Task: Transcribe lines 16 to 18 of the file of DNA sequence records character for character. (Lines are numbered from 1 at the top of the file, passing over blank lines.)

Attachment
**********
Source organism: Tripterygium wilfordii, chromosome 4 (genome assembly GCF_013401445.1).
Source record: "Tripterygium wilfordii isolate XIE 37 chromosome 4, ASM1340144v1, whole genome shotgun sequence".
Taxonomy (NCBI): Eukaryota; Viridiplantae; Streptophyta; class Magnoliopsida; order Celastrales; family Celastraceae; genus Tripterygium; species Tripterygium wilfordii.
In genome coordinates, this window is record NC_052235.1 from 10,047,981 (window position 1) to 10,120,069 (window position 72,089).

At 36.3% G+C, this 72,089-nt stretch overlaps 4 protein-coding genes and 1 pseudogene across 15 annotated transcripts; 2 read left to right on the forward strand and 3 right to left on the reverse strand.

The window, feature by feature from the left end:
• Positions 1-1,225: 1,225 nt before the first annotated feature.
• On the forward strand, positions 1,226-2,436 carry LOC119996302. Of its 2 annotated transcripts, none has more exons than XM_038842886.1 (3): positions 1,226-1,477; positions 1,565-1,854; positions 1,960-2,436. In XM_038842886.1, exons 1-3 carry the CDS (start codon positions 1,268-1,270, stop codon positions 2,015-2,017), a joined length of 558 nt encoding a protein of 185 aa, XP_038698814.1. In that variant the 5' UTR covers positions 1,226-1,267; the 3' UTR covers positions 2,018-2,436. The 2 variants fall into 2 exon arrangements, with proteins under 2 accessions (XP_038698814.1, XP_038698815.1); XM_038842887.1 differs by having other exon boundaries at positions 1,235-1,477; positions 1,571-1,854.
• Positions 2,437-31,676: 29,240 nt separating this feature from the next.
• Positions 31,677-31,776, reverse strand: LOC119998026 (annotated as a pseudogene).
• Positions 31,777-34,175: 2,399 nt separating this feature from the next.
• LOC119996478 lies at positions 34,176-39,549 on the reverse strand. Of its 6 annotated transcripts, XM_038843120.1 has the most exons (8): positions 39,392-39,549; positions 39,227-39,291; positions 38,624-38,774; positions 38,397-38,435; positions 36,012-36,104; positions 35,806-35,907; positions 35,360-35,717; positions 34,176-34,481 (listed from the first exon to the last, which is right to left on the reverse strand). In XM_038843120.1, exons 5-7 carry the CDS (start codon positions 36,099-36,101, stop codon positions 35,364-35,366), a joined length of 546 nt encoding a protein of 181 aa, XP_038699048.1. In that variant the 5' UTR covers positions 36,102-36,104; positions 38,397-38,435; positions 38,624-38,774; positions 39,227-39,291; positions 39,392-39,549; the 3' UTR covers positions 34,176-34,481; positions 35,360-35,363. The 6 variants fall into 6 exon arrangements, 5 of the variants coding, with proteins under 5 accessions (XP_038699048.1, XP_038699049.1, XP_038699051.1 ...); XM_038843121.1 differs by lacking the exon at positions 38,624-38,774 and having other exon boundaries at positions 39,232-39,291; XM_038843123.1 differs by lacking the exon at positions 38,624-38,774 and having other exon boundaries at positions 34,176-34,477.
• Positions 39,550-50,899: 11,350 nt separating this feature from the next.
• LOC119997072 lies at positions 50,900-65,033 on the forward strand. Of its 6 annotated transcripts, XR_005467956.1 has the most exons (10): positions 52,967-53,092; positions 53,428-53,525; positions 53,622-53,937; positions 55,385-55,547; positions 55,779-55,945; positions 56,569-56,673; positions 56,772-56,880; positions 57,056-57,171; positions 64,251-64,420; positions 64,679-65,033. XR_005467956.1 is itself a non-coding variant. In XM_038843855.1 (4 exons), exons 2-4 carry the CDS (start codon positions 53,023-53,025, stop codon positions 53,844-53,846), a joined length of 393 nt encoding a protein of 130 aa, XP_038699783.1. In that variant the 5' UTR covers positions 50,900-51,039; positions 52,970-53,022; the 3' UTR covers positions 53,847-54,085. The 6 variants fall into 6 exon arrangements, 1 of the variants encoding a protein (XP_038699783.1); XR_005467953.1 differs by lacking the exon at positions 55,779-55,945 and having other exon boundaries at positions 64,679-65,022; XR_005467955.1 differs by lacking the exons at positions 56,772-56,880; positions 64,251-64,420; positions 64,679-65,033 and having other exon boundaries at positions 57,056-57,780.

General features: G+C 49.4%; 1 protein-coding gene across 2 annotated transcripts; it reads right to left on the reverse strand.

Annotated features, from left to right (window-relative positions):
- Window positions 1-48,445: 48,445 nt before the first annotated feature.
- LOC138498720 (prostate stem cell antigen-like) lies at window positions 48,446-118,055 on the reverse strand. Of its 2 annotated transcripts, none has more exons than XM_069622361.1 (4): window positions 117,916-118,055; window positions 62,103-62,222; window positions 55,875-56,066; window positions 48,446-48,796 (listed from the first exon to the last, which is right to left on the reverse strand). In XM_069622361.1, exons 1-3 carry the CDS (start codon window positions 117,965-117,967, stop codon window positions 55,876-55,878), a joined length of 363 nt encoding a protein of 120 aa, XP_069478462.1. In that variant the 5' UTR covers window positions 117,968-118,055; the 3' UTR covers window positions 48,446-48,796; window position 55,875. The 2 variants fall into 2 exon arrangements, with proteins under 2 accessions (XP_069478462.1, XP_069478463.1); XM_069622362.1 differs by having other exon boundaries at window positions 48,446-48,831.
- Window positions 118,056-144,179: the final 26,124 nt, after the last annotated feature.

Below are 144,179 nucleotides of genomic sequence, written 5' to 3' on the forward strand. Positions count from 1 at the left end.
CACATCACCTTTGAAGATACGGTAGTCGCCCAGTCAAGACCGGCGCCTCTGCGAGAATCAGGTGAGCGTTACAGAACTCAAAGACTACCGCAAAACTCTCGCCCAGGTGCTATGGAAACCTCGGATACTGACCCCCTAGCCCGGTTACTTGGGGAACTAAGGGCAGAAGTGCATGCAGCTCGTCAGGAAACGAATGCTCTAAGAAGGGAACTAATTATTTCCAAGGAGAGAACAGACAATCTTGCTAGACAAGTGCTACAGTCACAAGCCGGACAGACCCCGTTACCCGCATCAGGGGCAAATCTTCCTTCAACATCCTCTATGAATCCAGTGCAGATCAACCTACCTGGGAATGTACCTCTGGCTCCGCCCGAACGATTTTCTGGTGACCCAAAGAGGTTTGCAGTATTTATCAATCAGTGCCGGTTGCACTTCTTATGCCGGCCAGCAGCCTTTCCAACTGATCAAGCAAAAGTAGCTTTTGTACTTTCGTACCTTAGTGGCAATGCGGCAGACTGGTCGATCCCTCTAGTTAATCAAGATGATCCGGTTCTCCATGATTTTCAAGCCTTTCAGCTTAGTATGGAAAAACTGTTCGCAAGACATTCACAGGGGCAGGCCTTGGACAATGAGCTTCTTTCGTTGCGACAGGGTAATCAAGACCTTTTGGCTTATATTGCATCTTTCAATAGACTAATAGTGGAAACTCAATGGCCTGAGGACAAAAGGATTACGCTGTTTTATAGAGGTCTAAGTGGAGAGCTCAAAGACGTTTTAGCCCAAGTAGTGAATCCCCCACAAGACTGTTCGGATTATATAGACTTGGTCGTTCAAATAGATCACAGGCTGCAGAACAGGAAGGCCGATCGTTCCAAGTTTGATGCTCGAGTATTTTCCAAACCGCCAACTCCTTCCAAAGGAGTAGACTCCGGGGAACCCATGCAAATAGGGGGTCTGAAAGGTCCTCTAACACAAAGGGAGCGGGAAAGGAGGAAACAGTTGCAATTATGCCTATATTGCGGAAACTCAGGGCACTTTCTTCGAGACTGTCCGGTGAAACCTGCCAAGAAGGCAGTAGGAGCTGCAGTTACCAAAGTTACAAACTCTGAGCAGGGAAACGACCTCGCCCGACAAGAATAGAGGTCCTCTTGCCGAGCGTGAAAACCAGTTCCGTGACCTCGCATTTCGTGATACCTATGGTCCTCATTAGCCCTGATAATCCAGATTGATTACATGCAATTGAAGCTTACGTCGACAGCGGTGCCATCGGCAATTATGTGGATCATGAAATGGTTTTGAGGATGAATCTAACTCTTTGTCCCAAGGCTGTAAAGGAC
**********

Annotated features, from left to right (window-relative positions):
- Window positions 1-48,445: 48,445 nt before the first annotated feature.
- LOC138498720 (prostate stem cell antigen-like) lies at window positions 48,446-118,055 on the reverse strand. Of its 2 annotated transcripts, none has more exons than XM_069622361.1 (4): window positions 117,916-118,055; window positions 62,103-62,222; window positions 55,875-56,066; window positions 48,446-48,796 (listed from the first exon to the last, which is right to left on the reverse strand). In XM_069622361.1, exons 1-3 carry the CDS (start codon window positions 117,965-117,967, stop codon window positions 55,876-55,878), a joined length of 363 nt encoding a protein of 120 aa, XP_069478462.1. In that variant the 5' UTR covers window positions 117,968-118,055; the 3' UTR covers window positions 48,446-48,796; window position 55,875. The 2 variants fall into 2 exon arrangements, with proteins under 2 accessions (XP_069478462.1, XP_069478463.1); XM_069622362.1 differs by having other exon boundaries at window positions 48,446-48,831.